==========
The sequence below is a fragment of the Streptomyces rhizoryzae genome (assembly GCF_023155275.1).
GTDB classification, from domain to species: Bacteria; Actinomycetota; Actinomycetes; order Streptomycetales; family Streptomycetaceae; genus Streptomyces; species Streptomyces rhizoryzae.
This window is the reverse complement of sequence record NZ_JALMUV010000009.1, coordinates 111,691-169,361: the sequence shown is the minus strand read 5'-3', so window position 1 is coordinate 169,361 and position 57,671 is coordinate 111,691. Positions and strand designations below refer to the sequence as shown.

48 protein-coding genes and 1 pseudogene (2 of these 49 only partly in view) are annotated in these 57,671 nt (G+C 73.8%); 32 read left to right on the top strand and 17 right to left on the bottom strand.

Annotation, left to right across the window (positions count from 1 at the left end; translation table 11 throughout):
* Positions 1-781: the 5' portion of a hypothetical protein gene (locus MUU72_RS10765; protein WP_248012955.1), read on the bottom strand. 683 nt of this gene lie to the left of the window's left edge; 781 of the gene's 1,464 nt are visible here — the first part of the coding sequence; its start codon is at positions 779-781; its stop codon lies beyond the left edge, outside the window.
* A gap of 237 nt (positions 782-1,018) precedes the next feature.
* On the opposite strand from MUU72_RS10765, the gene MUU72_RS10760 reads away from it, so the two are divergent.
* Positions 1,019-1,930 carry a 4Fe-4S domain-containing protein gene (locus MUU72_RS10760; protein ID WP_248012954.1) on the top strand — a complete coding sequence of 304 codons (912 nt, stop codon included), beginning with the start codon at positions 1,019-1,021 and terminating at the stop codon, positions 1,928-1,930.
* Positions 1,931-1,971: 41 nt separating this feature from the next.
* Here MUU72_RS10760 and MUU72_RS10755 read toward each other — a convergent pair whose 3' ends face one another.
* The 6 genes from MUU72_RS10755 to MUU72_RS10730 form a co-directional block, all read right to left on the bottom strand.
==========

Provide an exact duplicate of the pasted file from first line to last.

The sequence below is a fragment of the Streptomyces rhizoryzae genome (assembly GCF_023155275.1).
GTDB classification, from domain to species: Bacteria; Actinomycetota; Actinomycetes; order Streptomycetales; family Streptomycetaceae; genus Streptomyces; species Streptomyces rhizoryzae.
This window is the reverse complement of sequence record NZ_JALMUV010000009.1, coordinates 111,691-169,361: the sequence shown is the minus strand read 5'-3', so window position 1 is coordinate 169,361 and position 57,671 is coordinate 111,691. Positions and strand designations below refer to the sequence as shown.

48 protein-coding genes and 1 pseudogene (2 of these 49 only partly in view) are annotated in these 57,671 nt (G+C 73.8%); 32 read left to right on the top strand and 17 right to left on the bottom strand.

Annotation, left to right across the window (positions count from 1 at the left end; translation table 11 throughout):
* Positions 1-781: the 5' portion of a hypothetical protein gene (locus MUU72_RS10765; protein WP_248012955.1), read on the bottom strand. 683 nt of this gene lie to the left of the window's left edge; 781 of the gene's 1,464 nt are visible here — the first part of the coding sequence; its start codon is at positions 779-781; its stop codon lies beyond the left edge, outside the window.
* A gap of 237 nt (positions 782-1,018) precedes the next feature.
* On the opposite strand from MUU72_RS10765, the gene MUU72_RS10760 reads away from it, so the two are divergent.
* Positions 1,019-1,930 carry a 4Fe-4S domain-containing protein gene (locus MUU72_RS10760; protein ID WP_248012954.1) on the top strand — a complete coding sequence of 304 codons (912 nt, stop codon included), beginning with the start codon at positions 1,019-1,021 and terminating at the stop codon, positions 1,928-1,930.
* Positions 1,931-1,971: 41 nt separating this feature from the next.
* Here MUU72_RS10760 and MUU72_RS10755 read toward each other — a convergent pair whose 3' ends face one another.
* The 6 genes from MUU72_RS10755 to MUU72_RS10730 form a co-directional block, all read right to left on the bottom strand.